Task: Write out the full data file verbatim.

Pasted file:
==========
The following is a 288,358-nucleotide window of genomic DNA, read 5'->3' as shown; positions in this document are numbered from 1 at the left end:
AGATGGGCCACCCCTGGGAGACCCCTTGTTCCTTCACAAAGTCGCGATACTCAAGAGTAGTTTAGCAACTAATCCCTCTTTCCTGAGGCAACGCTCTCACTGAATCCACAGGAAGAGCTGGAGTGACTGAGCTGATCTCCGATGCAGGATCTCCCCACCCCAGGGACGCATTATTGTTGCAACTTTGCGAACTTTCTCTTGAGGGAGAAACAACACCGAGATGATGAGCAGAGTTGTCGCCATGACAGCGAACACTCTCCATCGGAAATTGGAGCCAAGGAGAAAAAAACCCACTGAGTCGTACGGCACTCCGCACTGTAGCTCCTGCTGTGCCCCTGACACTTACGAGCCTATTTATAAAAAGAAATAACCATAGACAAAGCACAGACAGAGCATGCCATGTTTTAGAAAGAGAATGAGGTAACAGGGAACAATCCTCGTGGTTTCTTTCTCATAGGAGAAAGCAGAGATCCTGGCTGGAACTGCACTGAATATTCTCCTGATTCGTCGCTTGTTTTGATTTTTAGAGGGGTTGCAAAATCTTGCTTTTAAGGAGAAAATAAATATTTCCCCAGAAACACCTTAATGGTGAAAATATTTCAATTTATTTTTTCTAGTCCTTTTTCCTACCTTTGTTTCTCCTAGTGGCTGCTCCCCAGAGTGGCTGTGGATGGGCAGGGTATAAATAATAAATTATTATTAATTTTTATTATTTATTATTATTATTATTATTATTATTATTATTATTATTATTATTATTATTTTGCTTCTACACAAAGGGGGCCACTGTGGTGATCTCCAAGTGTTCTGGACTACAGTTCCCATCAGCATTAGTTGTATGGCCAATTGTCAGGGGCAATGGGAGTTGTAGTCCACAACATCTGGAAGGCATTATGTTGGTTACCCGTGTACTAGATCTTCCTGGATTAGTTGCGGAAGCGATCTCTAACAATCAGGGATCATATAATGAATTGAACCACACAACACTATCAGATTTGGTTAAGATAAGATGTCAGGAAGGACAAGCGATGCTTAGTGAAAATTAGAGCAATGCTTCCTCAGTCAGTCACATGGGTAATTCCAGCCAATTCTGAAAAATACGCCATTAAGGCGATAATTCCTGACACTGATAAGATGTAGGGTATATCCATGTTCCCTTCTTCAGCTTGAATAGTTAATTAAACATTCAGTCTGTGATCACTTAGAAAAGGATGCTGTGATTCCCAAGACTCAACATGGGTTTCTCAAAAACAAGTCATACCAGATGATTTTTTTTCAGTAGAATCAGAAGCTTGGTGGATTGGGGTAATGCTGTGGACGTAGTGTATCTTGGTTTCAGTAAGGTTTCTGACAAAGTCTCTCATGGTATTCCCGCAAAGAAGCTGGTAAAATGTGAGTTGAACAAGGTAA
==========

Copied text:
The following is a 288,358-nucleotide window of genomic DNA, read 5'->3' as shown; positions in this document are numbered from 1 at the left end:
AGATGGGCCACCCCTGGGAGACCCCTTGTTCCTTCACAAAGTCGCGATACTCAAGAGTAGTTTAGCAACTAATCCCTCTTTCCTGAGGCAACGCTCTCACTGAATCCACAGGAAGAGCTGGAGTGACTGAGCTGATCTCCGATGCAGGATCTCCCCACCCCAGGGACGCATTATTGTTGCAACTTTGCGAACTTTCTCTTGAGGGAGAAACAACACCGAGATGATGAGCAGAGTTGTCGCCATGACAGCGAACACTCTCCATCGGAAATTGGAGCCAAGGAGAAAAAAACCCACTGAGTCGTACGGCACTCCGCACTGTAGCTCCTGCTGTGCCCCTGACACTTACGAGCCTATTTATAAAAAGAAATAACCATAGACAAAGCACAGACAGAGCATGCCATGTTTTAGAAAGAGAATGAGGTAACAGGGAACAATCCTCGTGGTTTCTTTCTCATAGGAGAAAGCAGAGATCCTGGCTGGAACTGCACTGAATATTCTCCTGATTCGTCGCTTGTTTTGATTTTTAGAGGGGTTGCAAAATCTTGCTTTTAAGGAGAAAATAAATATTTCCCCAGAAACACCTTAATGGTGAAAATATTTCAATTTATTTTTTCTAGTCCTTTTTCCTACCTTTGTTTCTCCTAGTGGCTGCTCCCCAGAGTGGCTGTGGATGGGCAGGGTATAAATAATAAATTATTATTAATTTTTATTATTTATTATTATTATTATTATTATTATTATTATTATTATTATTATTATTATTTTGCTTCTACACAAAGGGGGCCACTGTGGTGATCTCCAAGTGTTCTGGACTACAGTTCCCATCAGCATTAGTTGTATGGCCAATTGTCAGGGGCAATGGGAGTTGTAGTCCACAACATCTGGAAGGCATTATGTTGGTTACCCGTGTACTAGATCTTCCTGGATTAGTTGCGGAAGCGATCTCTAACAATCAGGGATCATATAATGAATTGAACCACACAACACTATCAGATTTGGTTAAGATAAGATGTCAGGAAGGACAAGCGATGCTTAGTGAAAATTAGAGCAATGCTTCCTCAGTCAGTCACATGGGTAATTCCAGCCAATTCTGAAAAATACGCCATTAAGGCGATAATTCCTGACACTGATAAGATGTAGGGTATATCCATGTTCCCTTCTTCAGCTTGAATAGTTAATTAAACATTCAGTCTGTGATCACTTAGAAAAGGATGCTGTGATTCCCAAGACTCAACATGGGTTTCTCAAAAACAAGTCATACCAGATGATTTTTTTTCAGTAGAATCAGAAGCTTGGTGGATTGGGGTAATGCTGTGGACGTAGTGTATCTTGGTTTCAGTAAGGTTTCTGACAAAGTCTCTCATGGTATTCCCGCAAAGAAGCTGGTAAAATGTGAGTTGAACAAGGTAA